PCB007 Magazine


Issue link: https://iconnect007.uberflip.com/i/819981

Contents of this Issue


Page 35 of 111

36 The PCB Magazine • May 2017 by Patty Goldman I-CONNECT007 I was happy to see Rockwell Collins' Doug Pauls receive IPC's Raymond E. Pritchard Hall of Fame award at IPC APEX EXPO, well-deserved for him, and I wanted to chat with him about it. As with so many conversations at the confer- ence this year, the talk quickly turned to inspir- ing interested young people in our "graying" industry. We also discussed the nature of volun- teering and what we get out of it. Patty Goldman: Doug, congratulations on receiv- ing IPC's highest award for volunteers. We are here at the first evening of the IPC show. I'm sure it was quite a day for you. Tell me a little bit about your- self and your background. Doug Pauls: I've been a materials scientist and engineer for about 32 years. I have a back- ground in chemistry, physics, and electrical en- gineering, but over the course of my career I've morphed into a materials scientist, a materials engineer. All that time has been spent in the electronics manufacturing industry. The first nine years I was working for the De- partment of the Navy as a federal civil servant doing high-volume, low-mix manufacturing, spending time in their materials laboratory. Af- ter that, I spent eight years as technical director of Contamination Studies Laboratories in Ko- komo, Indiana, doing process troubleshooting using chemical analysis, looking at what type of residues were on the circuit boards and what impacts they have. After that, I became a prin- cipal materials and process engineer at Rock- well Collins in Cedar Rapids, Iowa, where they make high-performance aviation electronics. So, that's kind of the professional background. Goldman: So you've been at Rockwell Collins now 16 years. What has your involvement with IPC con- sisted of, other than obviously quite a bit. FEATURE INTERVIEW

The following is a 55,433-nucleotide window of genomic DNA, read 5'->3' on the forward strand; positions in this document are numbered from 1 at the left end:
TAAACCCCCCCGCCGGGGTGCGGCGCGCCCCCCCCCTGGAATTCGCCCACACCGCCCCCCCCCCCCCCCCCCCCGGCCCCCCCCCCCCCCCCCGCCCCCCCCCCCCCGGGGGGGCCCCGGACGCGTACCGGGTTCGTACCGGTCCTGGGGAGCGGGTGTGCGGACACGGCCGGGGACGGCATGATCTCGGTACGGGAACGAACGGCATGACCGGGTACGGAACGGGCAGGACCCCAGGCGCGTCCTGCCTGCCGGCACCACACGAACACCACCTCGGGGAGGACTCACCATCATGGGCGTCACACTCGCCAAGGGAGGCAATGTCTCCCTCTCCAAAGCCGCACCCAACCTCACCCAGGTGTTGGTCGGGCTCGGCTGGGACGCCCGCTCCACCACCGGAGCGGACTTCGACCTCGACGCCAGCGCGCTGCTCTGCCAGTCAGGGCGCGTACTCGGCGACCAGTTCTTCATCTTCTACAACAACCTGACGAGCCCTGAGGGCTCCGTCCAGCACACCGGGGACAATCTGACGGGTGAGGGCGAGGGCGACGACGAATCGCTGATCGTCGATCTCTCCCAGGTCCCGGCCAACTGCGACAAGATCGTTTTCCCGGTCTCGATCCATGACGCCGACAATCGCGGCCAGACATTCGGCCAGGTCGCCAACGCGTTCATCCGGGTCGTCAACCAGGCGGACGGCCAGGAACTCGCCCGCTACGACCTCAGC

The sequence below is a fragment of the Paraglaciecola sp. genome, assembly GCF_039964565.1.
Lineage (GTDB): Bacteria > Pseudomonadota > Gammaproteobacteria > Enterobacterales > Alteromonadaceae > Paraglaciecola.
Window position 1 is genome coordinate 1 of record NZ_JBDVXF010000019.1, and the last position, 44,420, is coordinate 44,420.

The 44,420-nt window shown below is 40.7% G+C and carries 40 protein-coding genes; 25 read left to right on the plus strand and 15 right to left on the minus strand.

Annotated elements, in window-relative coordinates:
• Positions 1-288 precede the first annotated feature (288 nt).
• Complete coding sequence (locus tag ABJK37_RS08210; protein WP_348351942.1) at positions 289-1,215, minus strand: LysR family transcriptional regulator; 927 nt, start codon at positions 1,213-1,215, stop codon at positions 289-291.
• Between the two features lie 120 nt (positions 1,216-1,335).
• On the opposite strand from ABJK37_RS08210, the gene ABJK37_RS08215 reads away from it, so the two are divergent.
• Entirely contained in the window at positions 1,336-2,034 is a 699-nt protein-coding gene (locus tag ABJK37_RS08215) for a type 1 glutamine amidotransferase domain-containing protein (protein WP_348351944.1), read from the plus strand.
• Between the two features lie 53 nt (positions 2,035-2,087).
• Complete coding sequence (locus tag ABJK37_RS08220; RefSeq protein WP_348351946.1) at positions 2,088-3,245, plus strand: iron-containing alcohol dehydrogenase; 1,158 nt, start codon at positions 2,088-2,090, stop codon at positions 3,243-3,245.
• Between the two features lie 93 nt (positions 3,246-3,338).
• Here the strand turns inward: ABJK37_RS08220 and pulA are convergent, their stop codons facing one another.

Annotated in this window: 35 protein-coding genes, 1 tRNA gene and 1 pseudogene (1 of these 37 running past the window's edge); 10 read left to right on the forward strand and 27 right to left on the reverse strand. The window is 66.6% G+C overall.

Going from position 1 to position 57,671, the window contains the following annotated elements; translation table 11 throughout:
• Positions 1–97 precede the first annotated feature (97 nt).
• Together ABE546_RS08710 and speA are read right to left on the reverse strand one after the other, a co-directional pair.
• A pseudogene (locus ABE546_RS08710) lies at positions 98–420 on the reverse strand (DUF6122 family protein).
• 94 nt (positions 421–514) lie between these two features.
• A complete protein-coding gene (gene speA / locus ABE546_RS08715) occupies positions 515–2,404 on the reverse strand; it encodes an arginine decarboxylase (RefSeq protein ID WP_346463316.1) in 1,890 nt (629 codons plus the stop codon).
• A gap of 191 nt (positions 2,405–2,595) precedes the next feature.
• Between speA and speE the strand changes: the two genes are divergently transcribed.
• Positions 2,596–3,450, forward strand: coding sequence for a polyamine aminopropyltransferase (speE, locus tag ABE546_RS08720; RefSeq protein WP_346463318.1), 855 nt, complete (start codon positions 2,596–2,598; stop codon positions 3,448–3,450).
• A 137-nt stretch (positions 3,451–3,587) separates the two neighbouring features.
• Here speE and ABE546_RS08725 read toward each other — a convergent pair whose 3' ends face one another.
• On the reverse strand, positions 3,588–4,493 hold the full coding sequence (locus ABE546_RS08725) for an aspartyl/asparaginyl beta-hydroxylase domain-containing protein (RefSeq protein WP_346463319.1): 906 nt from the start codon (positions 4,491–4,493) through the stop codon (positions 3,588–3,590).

Articles in this issue

Archives of this issue

view archives of PCB007 Magazine - PCB-May2017